Tapioca & Chia Seed Pudding

You like pudding? I give you twice the puddingness.

Before I came to know about chia seeds, I was already acquainted with the gelatinous texture in another form – sago and tapioca pudding. The little white sago and tapioca pearls are popular in traditional Southeast Asian desserts made with coconut milk such as Mango Sago Pomelo and Bubur Cha Cha. These squishy jelly-like balls added a unique texture to the dish, making them seriously fun to eat. And then the chia superfood craze came along.

Although pearl tapioca, pearl sago and chia seeds exude the same ooey gooey texture, they have quite different botanical origins, nutritional properties and preparation. Sago and tapioca are almost pure starch, gluten-free, and very little protein or vitamins, being extracted from the pith of the Sago Palm stems (Metroxylon sagu), and the root of the cassava plant respectively. Both are commonly sold as pearls and require soaking and boiling to release their starches and become transparent when cooked. Because of their highly similar properties, tapioca pearls may also be called sago in common parlance and may be used interchangeably. However tapioca pearls come in different sizes and colours; there are some who also claim that sago is less sticky to work with. On the other hand, chia seeds come from the dried flowers of the chia plant (Salvia hispanica) and is ranked as a superfood. It contains a balanced blend of carbohydrate (44%), fat (31%) and protein (16%). The carbohydrate includes both soluble and insoluble dietary fiber, and most of the fat is heart-healthy essential omega-3 and 6 fatty acids. In fact, did you know that clinical trials on chia seeds have been carried out? Most results showed improvements in outcome measures in healthy subjects as well as metabolic syndrome patients. [via The Promising Future of Chia]

Then I thought about combining tapioca pearls and chia to create a Mother Pudding of all puddings. Adding chia seeds to the traditional tapioca pudding would also give it a nutritional boost. Because my generic packet of pearl sago did not have cooking instructions, I had to look up online on how to prepare them. Following several trials (and tribulations), here a tutorial on how to prepare a double whammy tapioca/sago and chia pudding. Best enjoyed layered with overnight oats or spooned over hot oats!

Basic Tapioca and Chia Pudding – A Tutorial
Vegan, Gluten-Free.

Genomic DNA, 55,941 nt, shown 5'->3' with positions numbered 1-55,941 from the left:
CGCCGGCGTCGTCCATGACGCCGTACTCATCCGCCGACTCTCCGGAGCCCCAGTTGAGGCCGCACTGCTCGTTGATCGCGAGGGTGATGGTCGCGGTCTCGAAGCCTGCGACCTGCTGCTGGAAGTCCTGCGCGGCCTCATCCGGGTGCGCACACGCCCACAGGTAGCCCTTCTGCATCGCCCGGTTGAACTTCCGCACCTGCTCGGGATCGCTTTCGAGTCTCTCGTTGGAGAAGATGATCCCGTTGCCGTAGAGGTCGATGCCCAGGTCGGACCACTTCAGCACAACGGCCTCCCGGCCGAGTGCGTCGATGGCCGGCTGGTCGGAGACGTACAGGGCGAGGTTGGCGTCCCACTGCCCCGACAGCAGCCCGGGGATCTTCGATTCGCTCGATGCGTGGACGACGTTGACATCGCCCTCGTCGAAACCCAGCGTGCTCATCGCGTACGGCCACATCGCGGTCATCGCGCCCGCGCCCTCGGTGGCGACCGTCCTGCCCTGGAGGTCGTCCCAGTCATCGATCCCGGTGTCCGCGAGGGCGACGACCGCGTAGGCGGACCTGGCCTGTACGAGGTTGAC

The night before, soak ~ 1 tbsp pearls overnight in at least twice the volume of water. You can also prepare your favourite overnight oats in another bowl.

The next morning, rinse rinse and RINSE the pearls thoroughly with lots of water to remove excess starch. Then boil the pearls in enough water to cover the pearls fully until it turns translucent. This should take no more than 10-15 mins. Stir occasionally to prevent sticking. When the pearls turn translucent and white dots are still visible (see below), immediately turn off the flame, cover and let stand for 10 mins. The pearls would continue to cook in its own residual heat, and then turn fully transparent. Run the cooked tapioca/sago pearls through a fine sieve under running water to remove excess starch. If not using immediately, the sago can be kept in a bowl of cold water until ready to use.

**The first time I prepared the pearls I did everything that you should NOT do – reheated the pearls in their overnight liquid, failed to rinse them through a sieve, and cooked them for 30 mins. That was a recipe for guaranteed disaster and behold, I ended up with a pot of white glue where the starch had all but dissolved into a sticky paste that was worse than any baby food.**

When ready to make the pudding, add the cooked pearls to non-dairy milk, about 1 Tbsp cooked pearls to 2 Tbsp milk for a thick pudding. Use more milk if you like it thinner. I love to use coconut milk here for its thicker texture and sweetish taste. A drop of vanilla also goes a long way to up the flavours. Stir in 1 tsp chia seeds and let stand another 15 mins to allow the chia to absorb and swell. By this time, it should have become a very jelly-like pudding. Layer with overnight oats to make a parfait or spoon over hot oats!

 

Here are some of the ways I’ve been enjoying the double pudding.

Round 1: Tapioca/Chia Pudding layered with Overnight Matcha Oats & Strawberries. (The pearls were overcooked in this instance) but the matcha/strawberry/coconut flavour pairing was great!

Round 2: Tapioca/Chia Pudding spooned over Balsamic Roasted Figs & Strawberries steel-cut Oatmeal. The pearls were perfectly cooked this time!

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  • atkokosplace - I really enjoyed this post! Very good information; Thank you! The pudding looks fantastic!ReplyCancel

  • Liz - I have never cooked with Sago, tapioca and chia seeds. There are just some things you ignore and continue ignoring without any proper reason. The tapioca-chia seed pudding looks delicious. You’ve given me reason to want to try these “forgotten ingredients”. I have bookmarked and I hope I will do something about it soon.
    The images of Sago Palm and cassava are so good, wow, thanks for sharing. Have a lovely day!ReplyCancel

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